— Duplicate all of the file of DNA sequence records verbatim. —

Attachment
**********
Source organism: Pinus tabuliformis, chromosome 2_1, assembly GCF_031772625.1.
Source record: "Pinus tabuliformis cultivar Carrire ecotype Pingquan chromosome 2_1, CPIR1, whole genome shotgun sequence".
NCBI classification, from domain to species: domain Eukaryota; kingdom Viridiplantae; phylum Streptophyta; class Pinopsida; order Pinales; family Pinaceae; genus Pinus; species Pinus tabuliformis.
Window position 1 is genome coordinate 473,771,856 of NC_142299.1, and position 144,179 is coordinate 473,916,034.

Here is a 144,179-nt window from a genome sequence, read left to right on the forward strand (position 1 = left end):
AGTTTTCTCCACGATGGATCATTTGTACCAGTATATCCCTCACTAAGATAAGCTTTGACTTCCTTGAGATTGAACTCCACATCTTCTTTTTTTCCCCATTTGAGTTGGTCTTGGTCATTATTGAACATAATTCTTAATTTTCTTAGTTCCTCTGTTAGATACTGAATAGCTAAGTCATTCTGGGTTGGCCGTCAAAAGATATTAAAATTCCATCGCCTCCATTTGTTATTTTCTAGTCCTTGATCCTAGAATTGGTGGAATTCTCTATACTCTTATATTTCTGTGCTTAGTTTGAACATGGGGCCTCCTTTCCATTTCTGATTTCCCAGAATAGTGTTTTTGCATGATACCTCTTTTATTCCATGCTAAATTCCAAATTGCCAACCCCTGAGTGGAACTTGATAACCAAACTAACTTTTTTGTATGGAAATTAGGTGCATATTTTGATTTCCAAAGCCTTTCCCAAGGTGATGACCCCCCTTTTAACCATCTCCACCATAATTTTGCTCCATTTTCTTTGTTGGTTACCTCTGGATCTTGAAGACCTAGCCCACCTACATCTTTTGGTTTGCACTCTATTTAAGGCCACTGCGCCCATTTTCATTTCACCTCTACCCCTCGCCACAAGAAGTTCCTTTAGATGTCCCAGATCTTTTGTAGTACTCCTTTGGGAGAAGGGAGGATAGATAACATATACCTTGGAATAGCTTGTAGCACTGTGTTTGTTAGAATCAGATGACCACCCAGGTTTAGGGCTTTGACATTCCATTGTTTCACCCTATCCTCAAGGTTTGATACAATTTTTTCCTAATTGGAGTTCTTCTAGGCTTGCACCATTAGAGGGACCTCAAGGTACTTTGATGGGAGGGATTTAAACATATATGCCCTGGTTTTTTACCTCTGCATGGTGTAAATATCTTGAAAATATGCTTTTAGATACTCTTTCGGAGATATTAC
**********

Source organism: Pinus tabuliformis, chromosome 2_1, assembly GCF_031772625.1.
Source record: "Pinus tabuliformis cultivar Carrire ecotype Pingquan chromosome 2_1, CPIR1, whole genome shotgun sequence".
NCBI classification, from domain to species: domain Eukaryota; kingdom Viridiplantae; phylum Streptophyta; class Pinopsida; order Pinales; family Pinaceae; genus Pinus; species Pinus tabuliformis.
Window position 1 is genome coordinate 473,771,856 of NC_142299.1, and position 144,179 is coordinate 473,916,034.

Here is a 144,179-nt window from a genome sequence, read left to right on the forward strand (position 1 = left end):
AGTTTTCTCCACGATGGATCATTTGTACCAGTATATCCCTCACTAAGATAAGCTTTGACTTCCTTGAGATTGAACTCCACATCTTCTTTTTTTCCCCATTTGAGTTGGTCTTGGTCATTATTGAACATAATTCTTAATTTTCTTAGTTCCTCTGTTAGATACTGAATAGCTAAGTCATTCTGGGTTGGCCGTCAAAAGATATTAAAATTCCATCGCCTCCATTTGTTATTTTCTAGTCCTTGATCCTAGAATTGGTGGAATTCTCTATACTCTTATATTTCTGTGCTTAGTTTGAACATGGGGCCTCCTTTCCATTTCTGATTTCCCAGAATAGTGTTTTTGCATGATACCTCTTTTATTCCATGCTAAATTCCAAATTGCCAACCCCTGAGTGGAACTTGATAACCAAACTAACTTTTTTGTATGGAAATTAGGTGCATATTTTGATTTCCAAAGCCTTTCCCAAGGTGATGACCCCCCTTTTAACCATCTCCACCATAATTTTGCTCCATTTTCTTTGTTGGTTACCTCTGGATCTTGAAGACCTAGCCCACCTACATCTTTTGGTTTGCACTCTATTTAAGGCCACTGCGCCCATTTTCATTTCACCTCTACCCCTCGCCACAAGAAGTTCCTTTAGATGTCCCAGATCTTTTGTAGTACTCCTTTGGGAGAAGGGAGGATAGATAACATATACCTTGGAATAGCTTGTAGCACTGTGTTTGTTAGAATCAGATGACCACCCAGGTTTAGGGCTTTGACATTCCATTGTTTCACCCTATCCTCAAGGTTTGATACAATTTTTTCCTAATTGGAGTTCTTCTAGGCTTGCACCATTAGAGGGACCTCAAGGTACTTTGATGGGAGGGATTTAAACATATATGCCCTGGTTTTTTACCTCTGCATGGTGTAAATATCTTGAAAATATGCTTTTAGATACTCTTTCGGAGATATTAC